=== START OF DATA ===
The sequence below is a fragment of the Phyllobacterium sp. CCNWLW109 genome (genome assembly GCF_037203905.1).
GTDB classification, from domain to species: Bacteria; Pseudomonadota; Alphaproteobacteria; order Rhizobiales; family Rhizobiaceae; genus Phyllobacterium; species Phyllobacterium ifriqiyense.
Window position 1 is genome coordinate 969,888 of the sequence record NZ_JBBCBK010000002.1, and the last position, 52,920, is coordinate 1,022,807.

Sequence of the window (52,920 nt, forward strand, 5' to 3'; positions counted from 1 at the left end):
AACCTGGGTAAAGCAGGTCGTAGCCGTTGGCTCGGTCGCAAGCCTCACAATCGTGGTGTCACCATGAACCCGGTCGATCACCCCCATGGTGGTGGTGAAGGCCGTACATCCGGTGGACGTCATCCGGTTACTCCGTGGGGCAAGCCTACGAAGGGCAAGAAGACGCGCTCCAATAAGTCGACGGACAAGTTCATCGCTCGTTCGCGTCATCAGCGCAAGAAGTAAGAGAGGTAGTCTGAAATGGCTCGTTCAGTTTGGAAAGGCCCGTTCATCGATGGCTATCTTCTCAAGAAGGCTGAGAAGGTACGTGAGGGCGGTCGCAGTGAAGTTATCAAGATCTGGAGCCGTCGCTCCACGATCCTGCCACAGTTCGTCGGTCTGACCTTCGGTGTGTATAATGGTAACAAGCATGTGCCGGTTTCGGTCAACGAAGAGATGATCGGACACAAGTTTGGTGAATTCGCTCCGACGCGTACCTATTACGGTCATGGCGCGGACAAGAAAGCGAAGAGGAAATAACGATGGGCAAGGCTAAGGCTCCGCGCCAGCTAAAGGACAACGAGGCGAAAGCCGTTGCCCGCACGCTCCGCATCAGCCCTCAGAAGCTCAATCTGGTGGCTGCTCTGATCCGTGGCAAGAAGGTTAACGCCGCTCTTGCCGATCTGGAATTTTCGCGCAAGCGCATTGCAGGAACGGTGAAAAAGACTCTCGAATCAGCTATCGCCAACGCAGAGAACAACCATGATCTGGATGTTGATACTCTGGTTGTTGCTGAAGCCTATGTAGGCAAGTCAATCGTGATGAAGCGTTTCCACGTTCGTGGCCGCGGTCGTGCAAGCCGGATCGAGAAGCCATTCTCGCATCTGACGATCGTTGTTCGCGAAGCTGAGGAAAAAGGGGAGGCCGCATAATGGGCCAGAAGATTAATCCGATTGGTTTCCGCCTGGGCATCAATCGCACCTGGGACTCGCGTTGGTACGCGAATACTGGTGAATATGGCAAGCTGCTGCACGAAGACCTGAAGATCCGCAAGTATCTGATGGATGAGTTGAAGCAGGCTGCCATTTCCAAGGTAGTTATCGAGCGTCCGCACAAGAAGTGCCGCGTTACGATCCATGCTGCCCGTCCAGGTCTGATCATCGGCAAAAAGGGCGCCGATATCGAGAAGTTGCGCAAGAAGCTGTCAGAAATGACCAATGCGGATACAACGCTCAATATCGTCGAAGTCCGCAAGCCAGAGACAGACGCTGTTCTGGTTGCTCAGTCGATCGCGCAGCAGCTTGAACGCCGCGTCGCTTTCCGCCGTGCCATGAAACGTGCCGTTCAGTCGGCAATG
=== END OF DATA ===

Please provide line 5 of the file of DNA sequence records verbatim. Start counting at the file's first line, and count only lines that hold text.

AACCTGGGTAAAGCAGGTCGTAGCCGTTGGCTCGGTCGCAAGCCTCACAATCGTGGTGTCACCATGAACCCGGTCGATCACCCCCATGGTGGTGGTGAAGGCCGTACATCCGGTGGACGTCATCCGGTTACTCCGTGGGGCAAGCCTACGAAGGGCAAGAAGACGCGCTCCAATAAGTCGACGGACAAGTTCATCGCTCGTTCGCGTCATCAGCGCAAGAAGTAAGAGAGGTAGTCTGAAATGGCTCGTTCAGTTTGGAAAGGCCCGTTCATCGATGGCTATCTTCTCAAGAAGGCTGAGAAGGTACGTGAGGGCGGTCGCAGTGAAGTTATCAAGATCTGGAGCCGTCGCTCCACGATCCTGCCACAGTTCGTCGGTCTGACCTTCGGTGTGTATAATGGTAACAAGCATGTGCCGGTTTCGGTCAACGAAGAGATGATCGGACACAAGTTTGGTGAATTCGCTCCGACGCGTACCTATTACGGTCATGGCGCGGACAAGAAAGCGAAGAGGAAATAACGATGGGCAAGGCTAAGGCTCCGCGCCAGCTAAAGGACAACGAGGCGAAAGCCGTTGCCCGCACGCTCCGCATCAGCCCTCAGAAGCTCAATCTGGTGGCTGCTCTGATCCGTGGCAAGAAGGTTAACGCCGCTCTTGCCGATCTGGAATTTTCGCGCAAGCGCATTGCAGGAACGGTGAAAAAGACTCTCGAATCAGCTATCGCCAACGCAGAGAACAACCATGATCTGGATGTTGATACTCTGGTTGTTGCTGAAGCCTATGTAGGCAAGTCAATCGTGATGAAGCGTTTCCACGTTCGTGGCCGCGGTCGTGCAAGCCGGATCGAGAAGCCATTCTCGCATCTGACGATCGTTGTTCGCGAAGCTGAGGAAAAAGGGGAGGCCGCATAATGGGCCAGAAGATTAATCCGATTGGTTTCCGCCTGGGCATCAATCGCACCTGGGACTCGCGTTGGTACGCGAATACTGGTGAATATGGCAAGCTGCTGCACGAAGACCTGAAGATCCGCAAGTATCTGATGGATGAGTTGAAGCAGGCTGCCATTTCCAAGGTAGTTATCGAGCGTCCGCACAAGAAGTGCCGCGTTACGATCCATGCTGCCCGTCCAGGTCTGATCATCGGCAAAAAGGGCGCCGATATCGAGAAGTTGCGCAAGAAGCTGTCAGAAATGACCAATGCGGATACAACGCTCAATATCGTCGAAGTCCGCAAGCCAGAGACAGACGCTGTTCTGGTTGCTCAGTCGATCGCGCAGCAGCTTGAACGCCGCGTCGCTTTCCGCCGTGCCATGAAACGTGCCGTTCAGTCGGCAATG